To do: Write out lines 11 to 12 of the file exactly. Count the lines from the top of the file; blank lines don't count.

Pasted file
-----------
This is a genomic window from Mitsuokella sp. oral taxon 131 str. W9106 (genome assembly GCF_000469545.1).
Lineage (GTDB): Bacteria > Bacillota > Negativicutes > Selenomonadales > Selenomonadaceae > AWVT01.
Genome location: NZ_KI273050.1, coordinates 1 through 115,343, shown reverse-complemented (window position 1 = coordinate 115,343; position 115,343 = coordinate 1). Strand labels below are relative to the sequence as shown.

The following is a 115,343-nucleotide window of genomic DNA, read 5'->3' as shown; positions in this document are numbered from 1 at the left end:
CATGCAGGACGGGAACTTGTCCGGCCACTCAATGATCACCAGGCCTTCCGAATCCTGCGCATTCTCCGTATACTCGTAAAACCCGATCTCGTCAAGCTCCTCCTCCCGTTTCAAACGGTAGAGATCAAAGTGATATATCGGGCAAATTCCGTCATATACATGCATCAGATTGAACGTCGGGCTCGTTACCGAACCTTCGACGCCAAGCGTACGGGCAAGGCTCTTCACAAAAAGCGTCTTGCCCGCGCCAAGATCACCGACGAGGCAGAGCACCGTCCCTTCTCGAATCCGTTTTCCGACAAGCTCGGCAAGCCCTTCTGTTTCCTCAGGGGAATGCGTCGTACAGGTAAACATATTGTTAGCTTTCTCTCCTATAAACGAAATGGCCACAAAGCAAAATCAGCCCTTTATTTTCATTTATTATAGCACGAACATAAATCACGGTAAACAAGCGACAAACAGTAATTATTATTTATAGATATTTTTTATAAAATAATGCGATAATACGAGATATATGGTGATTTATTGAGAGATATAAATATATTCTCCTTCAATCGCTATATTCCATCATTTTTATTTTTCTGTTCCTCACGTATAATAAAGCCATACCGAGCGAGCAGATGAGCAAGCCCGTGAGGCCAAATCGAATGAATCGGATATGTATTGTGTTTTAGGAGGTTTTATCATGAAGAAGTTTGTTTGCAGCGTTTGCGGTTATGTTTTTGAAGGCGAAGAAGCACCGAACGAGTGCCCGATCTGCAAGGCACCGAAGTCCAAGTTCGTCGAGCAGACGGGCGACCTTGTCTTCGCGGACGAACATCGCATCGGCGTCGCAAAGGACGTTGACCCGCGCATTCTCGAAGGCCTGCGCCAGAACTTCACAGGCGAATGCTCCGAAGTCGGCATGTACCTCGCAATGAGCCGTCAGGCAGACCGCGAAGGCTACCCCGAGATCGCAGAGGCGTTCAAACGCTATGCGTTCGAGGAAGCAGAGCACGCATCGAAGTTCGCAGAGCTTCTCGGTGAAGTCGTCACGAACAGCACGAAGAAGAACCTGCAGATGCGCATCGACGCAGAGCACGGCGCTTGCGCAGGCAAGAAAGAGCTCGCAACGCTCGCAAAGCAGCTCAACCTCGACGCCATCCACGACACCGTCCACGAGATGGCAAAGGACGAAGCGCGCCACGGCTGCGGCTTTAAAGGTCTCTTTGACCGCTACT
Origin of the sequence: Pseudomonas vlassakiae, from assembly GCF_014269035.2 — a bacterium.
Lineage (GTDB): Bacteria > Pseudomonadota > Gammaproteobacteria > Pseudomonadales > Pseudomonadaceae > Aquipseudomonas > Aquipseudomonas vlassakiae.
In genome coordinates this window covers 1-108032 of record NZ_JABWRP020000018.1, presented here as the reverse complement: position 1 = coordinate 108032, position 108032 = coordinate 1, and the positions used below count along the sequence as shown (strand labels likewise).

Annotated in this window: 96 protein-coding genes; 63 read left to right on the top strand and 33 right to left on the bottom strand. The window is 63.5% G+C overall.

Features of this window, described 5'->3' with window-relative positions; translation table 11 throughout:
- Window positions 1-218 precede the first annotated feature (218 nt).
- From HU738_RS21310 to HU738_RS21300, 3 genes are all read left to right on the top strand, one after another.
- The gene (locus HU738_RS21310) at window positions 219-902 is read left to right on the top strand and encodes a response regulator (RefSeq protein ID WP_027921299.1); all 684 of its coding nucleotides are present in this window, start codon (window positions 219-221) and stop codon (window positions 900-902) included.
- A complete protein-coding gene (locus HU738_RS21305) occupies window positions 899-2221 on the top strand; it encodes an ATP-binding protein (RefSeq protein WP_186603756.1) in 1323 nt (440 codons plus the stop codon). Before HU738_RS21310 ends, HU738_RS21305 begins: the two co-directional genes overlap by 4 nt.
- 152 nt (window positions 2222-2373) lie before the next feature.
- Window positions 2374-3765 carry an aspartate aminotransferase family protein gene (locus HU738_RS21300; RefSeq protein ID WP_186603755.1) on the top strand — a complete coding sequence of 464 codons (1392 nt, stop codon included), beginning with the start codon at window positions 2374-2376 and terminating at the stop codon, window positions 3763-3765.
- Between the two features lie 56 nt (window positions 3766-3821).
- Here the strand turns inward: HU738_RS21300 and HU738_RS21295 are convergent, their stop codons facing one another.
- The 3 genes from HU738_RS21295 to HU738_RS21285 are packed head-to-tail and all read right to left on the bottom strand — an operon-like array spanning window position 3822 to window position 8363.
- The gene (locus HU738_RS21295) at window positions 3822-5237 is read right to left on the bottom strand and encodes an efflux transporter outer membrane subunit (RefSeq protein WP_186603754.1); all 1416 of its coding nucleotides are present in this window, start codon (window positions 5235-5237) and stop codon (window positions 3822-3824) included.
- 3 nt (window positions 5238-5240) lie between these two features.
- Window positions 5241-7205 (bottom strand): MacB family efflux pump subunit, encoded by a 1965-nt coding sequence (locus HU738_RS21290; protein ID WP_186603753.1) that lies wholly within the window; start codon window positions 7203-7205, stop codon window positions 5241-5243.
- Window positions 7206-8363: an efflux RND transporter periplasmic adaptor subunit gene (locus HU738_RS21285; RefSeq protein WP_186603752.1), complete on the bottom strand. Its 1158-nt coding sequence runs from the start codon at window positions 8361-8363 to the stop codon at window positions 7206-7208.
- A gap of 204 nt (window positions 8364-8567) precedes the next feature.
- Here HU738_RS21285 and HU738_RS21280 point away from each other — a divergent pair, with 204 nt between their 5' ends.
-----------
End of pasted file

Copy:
- Window positions 1-218 precede the first annotated feature (218 nt).
- From HU738_RS21310 to HU738_RS21300, 3 genes are all read left to right on the top strand, one after another.